Cocoa solids are a mixture of many substances remaining after cocoa butter is extracted from cacao beans. When sold as an end product, it may also be called cocoa powder, cocoa, and cacao. In contrast, the fatty component of chocolate is cocoa butter. Cocoa butter is 50% to 57% of the weight of cocoa beans and gives chocolate its characteristic melting properties. Cocoa liquor or cocoa mass is a paste of roasted cocoa beans with cocoa butter and solids in their natural proportions. Chocolate requires the addition of extra cocoa butter to cocoa liquor, and the excess cocoa solids resulting from the chocolate industry dictate the relatively cheap supply of cocoa powder. This contrasts with the earliest European usage of cocoa where, before chocolate was popularized, cocoa powder was the primary product and cocoa butter was little more than a waste product.
Natural cocoa powder has a light brown color and a pH level of 5.1 to 5.4.[clarification needed] The processed (alkalized) cocoa powder is darker in color, ranging from brownish red to nearly black, with a pH from 6.8 to 8.1. The alkalization process reduces bitterness and improves solubility, which is important for beverage product applications. All of these pH values are considered safe for food use.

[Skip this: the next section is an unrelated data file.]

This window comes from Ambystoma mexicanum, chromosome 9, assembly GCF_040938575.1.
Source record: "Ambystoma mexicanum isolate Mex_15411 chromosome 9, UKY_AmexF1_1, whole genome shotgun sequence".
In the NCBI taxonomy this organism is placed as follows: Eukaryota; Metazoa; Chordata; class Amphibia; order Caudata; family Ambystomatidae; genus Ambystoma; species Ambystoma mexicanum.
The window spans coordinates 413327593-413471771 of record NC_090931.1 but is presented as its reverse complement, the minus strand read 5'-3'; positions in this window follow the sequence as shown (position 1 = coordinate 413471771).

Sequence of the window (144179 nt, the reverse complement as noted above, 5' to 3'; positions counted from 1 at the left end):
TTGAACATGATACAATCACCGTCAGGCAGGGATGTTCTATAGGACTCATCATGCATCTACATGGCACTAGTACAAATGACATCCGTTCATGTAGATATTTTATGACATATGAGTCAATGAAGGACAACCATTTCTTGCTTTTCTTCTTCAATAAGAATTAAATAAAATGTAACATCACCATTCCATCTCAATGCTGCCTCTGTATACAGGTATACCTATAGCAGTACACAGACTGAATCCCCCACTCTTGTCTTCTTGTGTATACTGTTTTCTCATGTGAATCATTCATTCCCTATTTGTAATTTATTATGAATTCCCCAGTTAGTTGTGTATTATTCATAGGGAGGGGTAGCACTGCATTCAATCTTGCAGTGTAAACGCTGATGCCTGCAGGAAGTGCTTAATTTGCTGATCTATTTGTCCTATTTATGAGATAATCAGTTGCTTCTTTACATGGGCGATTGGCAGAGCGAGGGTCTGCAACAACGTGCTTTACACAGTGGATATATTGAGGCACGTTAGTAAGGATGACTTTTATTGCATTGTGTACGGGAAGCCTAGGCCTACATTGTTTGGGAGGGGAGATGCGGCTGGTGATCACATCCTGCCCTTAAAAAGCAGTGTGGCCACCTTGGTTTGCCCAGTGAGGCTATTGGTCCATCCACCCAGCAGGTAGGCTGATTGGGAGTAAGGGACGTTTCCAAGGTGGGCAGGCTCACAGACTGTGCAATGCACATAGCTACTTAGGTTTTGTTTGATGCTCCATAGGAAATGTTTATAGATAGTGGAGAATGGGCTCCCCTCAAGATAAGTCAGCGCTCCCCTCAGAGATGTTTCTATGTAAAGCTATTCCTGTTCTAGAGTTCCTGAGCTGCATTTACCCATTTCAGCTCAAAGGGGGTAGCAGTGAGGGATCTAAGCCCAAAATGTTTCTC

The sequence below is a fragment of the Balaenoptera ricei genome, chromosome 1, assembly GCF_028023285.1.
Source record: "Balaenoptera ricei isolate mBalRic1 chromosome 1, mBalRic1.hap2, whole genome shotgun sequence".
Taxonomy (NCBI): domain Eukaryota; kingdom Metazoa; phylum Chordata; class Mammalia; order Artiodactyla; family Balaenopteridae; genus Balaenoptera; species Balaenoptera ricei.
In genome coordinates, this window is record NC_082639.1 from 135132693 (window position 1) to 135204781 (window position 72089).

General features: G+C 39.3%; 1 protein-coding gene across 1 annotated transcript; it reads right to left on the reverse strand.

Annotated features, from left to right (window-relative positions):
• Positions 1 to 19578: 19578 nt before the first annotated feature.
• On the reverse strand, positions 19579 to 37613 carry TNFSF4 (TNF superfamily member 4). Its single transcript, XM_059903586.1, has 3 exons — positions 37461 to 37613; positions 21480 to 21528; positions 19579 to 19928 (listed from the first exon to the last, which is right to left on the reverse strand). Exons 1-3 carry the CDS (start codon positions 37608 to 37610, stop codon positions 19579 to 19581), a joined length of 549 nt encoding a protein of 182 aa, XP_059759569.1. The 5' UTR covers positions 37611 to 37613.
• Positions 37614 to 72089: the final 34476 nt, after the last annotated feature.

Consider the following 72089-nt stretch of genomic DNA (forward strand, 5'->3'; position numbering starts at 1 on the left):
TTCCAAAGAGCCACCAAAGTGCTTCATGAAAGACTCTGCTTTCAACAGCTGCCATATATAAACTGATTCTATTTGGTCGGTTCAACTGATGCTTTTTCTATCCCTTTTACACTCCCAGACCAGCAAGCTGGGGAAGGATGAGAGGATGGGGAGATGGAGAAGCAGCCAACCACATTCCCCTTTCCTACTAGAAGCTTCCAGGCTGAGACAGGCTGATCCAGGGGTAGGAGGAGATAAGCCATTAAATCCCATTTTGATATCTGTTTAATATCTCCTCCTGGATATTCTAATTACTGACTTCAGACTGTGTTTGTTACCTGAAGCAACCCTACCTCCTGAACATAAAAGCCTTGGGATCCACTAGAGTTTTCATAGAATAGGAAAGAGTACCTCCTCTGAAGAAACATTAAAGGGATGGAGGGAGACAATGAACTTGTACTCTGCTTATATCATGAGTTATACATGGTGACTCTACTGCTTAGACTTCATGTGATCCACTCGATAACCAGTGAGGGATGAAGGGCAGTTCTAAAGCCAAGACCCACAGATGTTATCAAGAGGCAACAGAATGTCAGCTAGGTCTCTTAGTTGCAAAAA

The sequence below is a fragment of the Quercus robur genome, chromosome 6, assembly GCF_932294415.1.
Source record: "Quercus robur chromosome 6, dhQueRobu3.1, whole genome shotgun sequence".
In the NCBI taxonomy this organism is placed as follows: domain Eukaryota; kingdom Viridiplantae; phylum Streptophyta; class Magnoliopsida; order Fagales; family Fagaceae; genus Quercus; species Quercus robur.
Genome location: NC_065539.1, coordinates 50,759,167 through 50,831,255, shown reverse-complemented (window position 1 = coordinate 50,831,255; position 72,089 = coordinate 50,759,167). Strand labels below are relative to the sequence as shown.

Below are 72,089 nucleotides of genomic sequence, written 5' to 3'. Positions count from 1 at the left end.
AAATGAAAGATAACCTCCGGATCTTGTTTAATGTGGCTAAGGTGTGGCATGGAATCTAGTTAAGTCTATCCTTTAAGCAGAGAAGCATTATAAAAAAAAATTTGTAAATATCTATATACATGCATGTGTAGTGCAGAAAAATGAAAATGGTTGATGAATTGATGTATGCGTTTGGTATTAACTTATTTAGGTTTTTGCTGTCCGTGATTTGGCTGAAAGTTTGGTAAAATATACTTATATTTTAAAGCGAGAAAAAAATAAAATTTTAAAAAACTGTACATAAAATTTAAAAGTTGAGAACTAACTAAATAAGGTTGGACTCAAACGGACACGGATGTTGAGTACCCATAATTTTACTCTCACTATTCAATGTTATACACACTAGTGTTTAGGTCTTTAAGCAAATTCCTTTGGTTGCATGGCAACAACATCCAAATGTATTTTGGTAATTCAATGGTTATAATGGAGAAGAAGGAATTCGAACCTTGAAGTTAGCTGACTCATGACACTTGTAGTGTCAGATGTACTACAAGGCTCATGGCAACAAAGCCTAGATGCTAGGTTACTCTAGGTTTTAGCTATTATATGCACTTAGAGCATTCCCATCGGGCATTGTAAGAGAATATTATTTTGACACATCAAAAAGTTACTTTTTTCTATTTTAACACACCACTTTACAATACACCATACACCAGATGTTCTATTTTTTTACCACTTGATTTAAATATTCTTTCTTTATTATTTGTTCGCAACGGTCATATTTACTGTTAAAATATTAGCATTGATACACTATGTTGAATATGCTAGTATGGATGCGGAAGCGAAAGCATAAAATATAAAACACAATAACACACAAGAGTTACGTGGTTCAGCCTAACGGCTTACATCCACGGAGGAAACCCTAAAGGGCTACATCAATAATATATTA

|Nutritional value per 100 g (3.5 oz)|
|Energy||954 kJ (228 kcal)|
|Percentages are roughly approximated using US recommendations for adults.
Source: USDA Nutrient Database
Cocoa powder contains several minerals including calcium, copper, magnesium, phosphorus, potassium, sodium and zinc. All of these minerals are found in greater quantities in cocoa powder than either cocoa butter or cocoa liquor. Cocoa solids also contain 230 mg of caffeine and 2057 mg of theobromine per 100g, which are mostly absent from the other components of the cocoa bean.